There also several benefits to open hives. In the case of closed hives, it was rather difficult to assess if the bees were sick or unhealthy, which could lead to problems in the honey-making process, explains Al Aabqary. Several steps are taken to ensure that the bees remain healthy, including regular hive inspections and making sure that the bees have enough diverse and food resources around them. In this respect, these kind of hives are also convenient.
“The bees always need nectar and water, so we need to keep moving the frames from place to place. That’s another reason why we use the wooden frames,” said Al Aabqary.
Al Aabqary showed the wooden frames. Peering through our protective bee-suits, we saw a cluster of bees, some flying around us, too. “These are calm bees,” he assured us, as we watched the bees. “Bees know each other. They can detect who is an enemy or a friend from the pheromones,” he says. While we watch the bees in the hive, we notice the queen bee. She’s distinct from the others; she’s marked with red.
The queen bee chooses the middle of the frame to rest and lay her eggs as it’s warmer, and the babies can be raised faster, he said. “This is the queen of 2023. As the queen lives for five years, we have a colour for each year,” he added.
The bee species
What kind of bees survive in the climate of the UAE?
Well, a rather unique kind.
The UAE is already home to Apis florea, which is a dwarf bee that exists in the wild, however, they are not used for honey production. The beekeepers work with the bees from Oman and Saudi Arabia, according to Mohamed. Hence, there is mixed breeding that takes place, so that the bees can manage in the UAE climate. “We collect queen bees from different countries and select Omani and Saudi bees, and mix the breeds. We try to create our own native bees,” said Mohamed. This bee, which is the closest to being native in the country and can thrive in the UAE climate is the Apis mellifera jemenitica. These bees are generally darker, smaller in colour, which allows for better heat regulation, explained Magdi. “They’re also efficient foragers, and can thrive in difficult environmental conditions,” he said.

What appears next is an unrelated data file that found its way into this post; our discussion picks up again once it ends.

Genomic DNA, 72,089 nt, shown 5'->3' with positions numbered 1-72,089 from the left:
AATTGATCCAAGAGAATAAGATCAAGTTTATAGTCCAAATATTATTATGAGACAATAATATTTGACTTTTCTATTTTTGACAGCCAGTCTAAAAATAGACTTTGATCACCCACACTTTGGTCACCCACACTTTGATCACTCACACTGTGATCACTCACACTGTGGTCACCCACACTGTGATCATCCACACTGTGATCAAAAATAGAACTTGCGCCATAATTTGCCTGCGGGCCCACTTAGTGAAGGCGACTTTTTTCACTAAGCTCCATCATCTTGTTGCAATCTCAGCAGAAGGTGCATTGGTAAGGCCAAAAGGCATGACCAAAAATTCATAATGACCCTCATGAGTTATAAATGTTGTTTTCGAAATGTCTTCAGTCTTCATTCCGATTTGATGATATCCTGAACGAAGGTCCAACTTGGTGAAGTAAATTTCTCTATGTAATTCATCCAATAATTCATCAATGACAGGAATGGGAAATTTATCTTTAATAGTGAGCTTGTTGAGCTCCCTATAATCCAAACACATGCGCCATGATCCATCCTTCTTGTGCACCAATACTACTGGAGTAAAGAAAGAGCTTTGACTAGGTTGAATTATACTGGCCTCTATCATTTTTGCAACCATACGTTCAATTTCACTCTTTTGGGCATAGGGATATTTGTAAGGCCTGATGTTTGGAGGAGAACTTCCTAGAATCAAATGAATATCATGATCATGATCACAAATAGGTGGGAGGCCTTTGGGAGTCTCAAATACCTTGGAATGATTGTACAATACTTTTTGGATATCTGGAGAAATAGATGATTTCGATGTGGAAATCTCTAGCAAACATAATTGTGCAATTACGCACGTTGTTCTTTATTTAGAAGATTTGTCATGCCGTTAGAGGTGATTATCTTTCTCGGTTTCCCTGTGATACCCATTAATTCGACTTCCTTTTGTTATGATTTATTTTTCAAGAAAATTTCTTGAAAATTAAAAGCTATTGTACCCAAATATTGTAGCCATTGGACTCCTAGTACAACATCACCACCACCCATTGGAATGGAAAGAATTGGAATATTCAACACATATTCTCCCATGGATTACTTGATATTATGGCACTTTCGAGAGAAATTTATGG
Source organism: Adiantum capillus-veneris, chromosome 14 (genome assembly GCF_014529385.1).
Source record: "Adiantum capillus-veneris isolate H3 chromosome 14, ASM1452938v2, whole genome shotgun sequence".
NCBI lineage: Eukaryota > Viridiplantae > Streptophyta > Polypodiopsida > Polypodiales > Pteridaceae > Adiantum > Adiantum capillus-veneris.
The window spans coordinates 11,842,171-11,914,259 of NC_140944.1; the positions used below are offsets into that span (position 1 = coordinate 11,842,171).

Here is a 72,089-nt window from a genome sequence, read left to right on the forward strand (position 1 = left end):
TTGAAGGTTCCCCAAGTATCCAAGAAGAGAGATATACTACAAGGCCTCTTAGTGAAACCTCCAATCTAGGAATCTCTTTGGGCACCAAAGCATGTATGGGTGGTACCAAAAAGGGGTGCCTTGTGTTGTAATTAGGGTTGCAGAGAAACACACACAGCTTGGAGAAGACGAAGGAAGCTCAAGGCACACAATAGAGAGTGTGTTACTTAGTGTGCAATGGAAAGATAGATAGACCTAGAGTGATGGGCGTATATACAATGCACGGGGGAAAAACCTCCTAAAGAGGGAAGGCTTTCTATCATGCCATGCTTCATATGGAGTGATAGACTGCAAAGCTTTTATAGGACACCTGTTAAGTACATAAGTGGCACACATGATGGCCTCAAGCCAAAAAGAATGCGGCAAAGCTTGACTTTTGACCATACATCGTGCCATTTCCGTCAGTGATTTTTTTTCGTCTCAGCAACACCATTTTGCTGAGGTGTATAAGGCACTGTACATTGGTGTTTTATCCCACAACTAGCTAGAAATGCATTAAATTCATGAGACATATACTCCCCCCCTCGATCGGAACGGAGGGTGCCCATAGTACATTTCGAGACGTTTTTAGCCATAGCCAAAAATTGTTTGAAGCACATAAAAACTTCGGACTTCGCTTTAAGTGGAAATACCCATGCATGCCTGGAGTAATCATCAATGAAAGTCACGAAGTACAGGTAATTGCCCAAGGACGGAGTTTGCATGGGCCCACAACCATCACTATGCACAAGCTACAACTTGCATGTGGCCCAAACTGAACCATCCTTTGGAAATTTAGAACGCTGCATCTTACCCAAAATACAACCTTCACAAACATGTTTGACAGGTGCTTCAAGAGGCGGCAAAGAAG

Nevertheless, many a times, it is important to remember not all factors are in our control, when it comes to beekeeping. It’s crucial to adapt sustainable beekeeping practices tailored to the unique environment. Zahira Nedjraoui, the president of the Beekeepers Foundation , said that they prioritise maintaining bee colonies year-round instead of replacing them annually.
The honey-making process
Between scraping off beeswax from the wooden frames and the final thick, golden honey in the bottle, there are several weeks of waiting.
We got a brief demo. Using a specialised scraping tool, Mustafa scraped off the beeswax from the honeycomb, as part of the “uncapping” process. “When we extract the honey, we need to remove the wax,” he said. Following this, each frame is placed into a centrifrugal extractor, which is a large container, to spin out the honey.
The extractor spun for several minutes and we see the first sign of honey as a result. However, it was far from ready, yet. The honey has to be further strained, to remove the debris from beeswax and other residue. It is then placed in large bulk containers for maturation, which is around a couple of weeks. Finally, it is poured into bottles for sale.
Why bees are important to the ecosystem